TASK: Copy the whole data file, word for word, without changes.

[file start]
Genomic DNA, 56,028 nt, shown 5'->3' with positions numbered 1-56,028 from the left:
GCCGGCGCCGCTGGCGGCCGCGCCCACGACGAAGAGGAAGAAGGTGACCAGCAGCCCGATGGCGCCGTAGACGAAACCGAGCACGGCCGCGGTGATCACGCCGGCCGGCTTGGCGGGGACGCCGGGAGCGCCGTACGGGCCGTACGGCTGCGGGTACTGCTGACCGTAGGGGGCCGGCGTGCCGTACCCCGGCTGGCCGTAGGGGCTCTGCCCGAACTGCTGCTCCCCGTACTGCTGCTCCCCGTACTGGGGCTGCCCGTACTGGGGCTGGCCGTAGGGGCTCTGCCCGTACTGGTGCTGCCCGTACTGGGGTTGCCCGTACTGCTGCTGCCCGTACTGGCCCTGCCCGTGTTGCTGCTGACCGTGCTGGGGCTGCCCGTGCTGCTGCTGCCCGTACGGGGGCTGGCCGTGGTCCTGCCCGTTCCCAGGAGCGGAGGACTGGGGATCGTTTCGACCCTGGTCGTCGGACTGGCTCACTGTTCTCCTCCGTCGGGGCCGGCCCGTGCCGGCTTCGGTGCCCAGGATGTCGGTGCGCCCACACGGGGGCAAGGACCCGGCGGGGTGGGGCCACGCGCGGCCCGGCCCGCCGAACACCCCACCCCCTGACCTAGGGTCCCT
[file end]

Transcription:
Genomic DNA, 56,028 nt, shown 5'->3' with positions numbered 1-56,028 from the left:
GCCGGCGCCGCTGGCGGCCGCGCCCACGACGAAGAGGAAGAAGGTGACCAGCAGCCCGATGGCGCCGTAGACGAAACCGAGCACGGCCGCGGTGATCACGCCGGCCGGCTTGGCGGGGACGCCGGGAGCGCCGTACGGGCCGTACGGCTGCGGGTACTGCTGACCGTAGGGGGCCGGCGTGCCGTACCCCGGCTGGCCGTAGGGGCTCTGCCCGAACTGCTGCTCCCCGTACTGCTGCTCCCCGTACTGGGGCTGCCCGTACTGGGGCTGGCCGTAGGGGCTCTGCCCGTACTGGTGCTGCCCGTACTGGGGTTGCCCGTACTGCTGCTGCCCGTACTGGCCCTGCCCGTGTTGCTGCTGACCGTGCTGGGGCTGCCCGTGCTGCTGCTGCCCGTACGGGGGCTGGCCGTGGTCCTGCCCGTTCCCAGGAGCGGAGGACTGGGGATCGTTTCGACCCTGGTCGTCGGACTGGCTCACTGTTCTCCTCCGTCGGGGCCGGCCCGTGCCGGCTTCGGTGCCCAGGATGTCGGTGCGCCCACACGGGGGCAAGGACCCGGCGGGGTGGGGCCACGCGCGGCCCGGCCCGCCGAACACCCCACCCCCTGACCTAGGGTCCCT